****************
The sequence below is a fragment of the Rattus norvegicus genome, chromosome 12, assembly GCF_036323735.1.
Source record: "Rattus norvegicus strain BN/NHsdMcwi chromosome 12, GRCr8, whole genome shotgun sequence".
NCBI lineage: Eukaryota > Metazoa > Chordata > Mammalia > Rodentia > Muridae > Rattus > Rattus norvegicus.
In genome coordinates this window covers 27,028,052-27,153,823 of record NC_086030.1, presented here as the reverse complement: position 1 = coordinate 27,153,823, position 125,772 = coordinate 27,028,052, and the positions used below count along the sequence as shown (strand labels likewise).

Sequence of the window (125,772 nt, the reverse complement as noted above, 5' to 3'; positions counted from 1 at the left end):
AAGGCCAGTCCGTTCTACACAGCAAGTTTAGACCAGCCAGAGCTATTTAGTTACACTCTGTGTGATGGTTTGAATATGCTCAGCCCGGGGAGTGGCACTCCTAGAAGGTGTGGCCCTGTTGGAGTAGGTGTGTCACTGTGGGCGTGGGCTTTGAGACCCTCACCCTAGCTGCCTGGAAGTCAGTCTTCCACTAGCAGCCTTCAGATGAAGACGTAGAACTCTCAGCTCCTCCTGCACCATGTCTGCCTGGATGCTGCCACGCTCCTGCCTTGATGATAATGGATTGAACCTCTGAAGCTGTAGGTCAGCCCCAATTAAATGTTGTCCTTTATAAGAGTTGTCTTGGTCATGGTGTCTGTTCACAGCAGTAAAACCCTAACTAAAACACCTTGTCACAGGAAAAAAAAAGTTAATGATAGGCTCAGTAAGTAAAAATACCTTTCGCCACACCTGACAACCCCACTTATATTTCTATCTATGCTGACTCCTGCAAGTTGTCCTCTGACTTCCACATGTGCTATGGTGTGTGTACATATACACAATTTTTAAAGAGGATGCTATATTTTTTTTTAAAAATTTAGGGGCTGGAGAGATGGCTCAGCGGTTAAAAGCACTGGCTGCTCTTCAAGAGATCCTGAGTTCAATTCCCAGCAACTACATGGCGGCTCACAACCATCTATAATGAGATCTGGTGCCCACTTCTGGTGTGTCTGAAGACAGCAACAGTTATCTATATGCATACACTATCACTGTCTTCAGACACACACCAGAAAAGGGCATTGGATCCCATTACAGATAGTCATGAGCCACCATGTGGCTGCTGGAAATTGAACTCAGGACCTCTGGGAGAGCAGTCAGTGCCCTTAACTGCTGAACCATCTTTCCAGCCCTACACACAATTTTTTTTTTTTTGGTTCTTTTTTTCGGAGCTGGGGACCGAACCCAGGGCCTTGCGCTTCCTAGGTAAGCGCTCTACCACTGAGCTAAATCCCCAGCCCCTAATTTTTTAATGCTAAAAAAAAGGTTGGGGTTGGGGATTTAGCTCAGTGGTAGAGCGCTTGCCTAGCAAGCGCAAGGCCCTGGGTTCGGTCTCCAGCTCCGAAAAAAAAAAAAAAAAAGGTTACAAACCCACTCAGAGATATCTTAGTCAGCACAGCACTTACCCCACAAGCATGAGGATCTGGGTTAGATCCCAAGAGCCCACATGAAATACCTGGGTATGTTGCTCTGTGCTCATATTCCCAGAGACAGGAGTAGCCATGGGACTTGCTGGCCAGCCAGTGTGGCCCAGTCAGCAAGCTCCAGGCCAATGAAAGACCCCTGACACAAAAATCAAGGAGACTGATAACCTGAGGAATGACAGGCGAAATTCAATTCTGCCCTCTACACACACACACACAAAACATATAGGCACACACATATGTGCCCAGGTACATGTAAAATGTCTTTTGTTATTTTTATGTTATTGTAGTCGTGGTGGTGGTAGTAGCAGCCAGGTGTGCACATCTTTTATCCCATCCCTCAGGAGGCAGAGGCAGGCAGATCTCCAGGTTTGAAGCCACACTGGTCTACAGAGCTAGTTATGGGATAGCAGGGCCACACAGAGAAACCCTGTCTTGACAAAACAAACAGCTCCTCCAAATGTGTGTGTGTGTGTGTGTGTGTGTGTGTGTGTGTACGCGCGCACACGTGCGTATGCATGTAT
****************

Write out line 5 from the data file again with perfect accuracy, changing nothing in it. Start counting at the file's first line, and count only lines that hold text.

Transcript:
Sequence of the window (125,772 nt, the reverse complement as noted above, 5' to 3'; positions counted from 1 at the left end):